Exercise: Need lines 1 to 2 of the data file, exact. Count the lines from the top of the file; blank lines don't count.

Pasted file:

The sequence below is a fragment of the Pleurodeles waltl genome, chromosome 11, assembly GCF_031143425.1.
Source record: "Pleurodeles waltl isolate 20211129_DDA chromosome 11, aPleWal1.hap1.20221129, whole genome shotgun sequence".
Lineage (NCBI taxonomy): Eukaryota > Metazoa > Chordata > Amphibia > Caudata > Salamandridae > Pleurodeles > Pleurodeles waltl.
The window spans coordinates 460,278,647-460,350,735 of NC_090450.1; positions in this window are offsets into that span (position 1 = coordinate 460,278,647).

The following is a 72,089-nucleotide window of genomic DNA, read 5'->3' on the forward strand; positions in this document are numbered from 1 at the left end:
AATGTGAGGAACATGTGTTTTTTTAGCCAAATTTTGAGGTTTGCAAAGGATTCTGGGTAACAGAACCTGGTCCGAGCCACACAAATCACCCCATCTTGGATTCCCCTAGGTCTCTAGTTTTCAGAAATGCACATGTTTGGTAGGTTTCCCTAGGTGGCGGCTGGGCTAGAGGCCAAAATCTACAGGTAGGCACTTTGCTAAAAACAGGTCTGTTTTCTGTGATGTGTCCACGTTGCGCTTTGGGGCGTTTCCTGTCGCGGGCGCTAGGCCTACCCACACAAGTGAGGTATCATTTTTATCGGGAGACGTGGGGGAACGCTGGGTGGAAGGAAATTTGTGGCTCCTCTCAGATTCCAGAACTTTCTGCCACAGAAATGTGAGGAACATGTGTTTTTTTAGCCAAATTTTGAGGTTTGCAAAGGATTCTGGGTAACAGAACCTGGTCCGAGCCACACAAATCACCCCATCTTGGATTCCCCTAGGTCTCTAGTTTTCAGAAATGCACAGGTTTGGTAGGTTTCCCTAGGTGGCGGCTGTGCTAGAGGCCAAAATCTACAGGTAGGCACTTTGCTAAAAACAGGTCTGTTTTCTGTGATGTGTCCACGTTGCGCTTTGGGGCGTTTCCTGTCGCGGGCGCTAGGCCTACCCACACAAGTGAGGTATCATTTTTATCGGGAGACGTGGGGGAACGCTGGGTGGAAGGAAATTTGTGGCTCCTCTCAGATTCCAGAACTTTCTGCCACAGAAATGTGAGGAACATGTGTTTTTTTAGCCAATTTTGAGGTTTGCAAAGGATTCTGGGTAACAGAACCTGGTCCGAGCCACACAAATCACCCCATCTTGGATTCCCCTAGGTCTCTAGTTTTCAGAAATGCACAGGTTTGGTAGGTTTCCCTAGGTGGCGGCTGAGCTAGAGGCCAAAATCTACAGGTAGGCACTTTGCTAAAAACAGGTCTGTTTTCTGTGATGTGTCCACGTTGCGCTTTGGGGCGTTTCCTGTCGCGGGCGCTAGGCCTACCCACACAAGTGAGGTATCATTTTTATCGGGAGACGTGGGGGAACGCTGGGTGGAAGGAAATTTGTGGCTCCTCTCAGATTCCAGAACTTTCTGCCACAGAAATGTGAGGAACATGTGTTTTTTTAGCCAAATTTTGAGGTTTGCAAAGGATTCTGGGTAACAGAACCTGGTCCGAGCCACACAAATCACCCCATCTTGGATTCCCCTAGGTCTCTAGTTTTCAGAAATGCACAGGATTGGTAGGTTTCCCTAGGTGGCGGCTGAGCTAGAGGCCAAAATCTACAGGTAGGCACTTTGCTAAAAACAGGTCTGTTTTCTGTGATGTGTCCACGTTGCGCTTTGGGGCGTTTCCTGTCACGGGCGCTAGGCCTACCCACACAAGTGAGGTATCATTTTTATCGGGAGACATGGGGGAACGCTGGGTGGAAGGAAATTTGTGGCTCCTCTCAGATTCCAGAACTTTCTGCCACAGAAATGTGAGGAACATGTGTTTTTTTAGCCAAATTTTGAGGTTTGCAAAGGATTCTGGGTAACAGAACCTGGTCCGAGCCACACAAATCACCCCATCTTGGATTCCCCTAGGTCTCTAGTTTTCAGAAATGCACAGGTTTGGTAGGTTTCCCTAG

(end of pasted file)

The sequence below is a fragment of the Pleurodeles waltl genome, chromosome 11, assembly GCF_031143425.1.
Source record: "Pleurodeles waltl isolate 20211129_DDA chromosome 11, aPleWal1.hap1.20221129, whole genome shotgun sequence".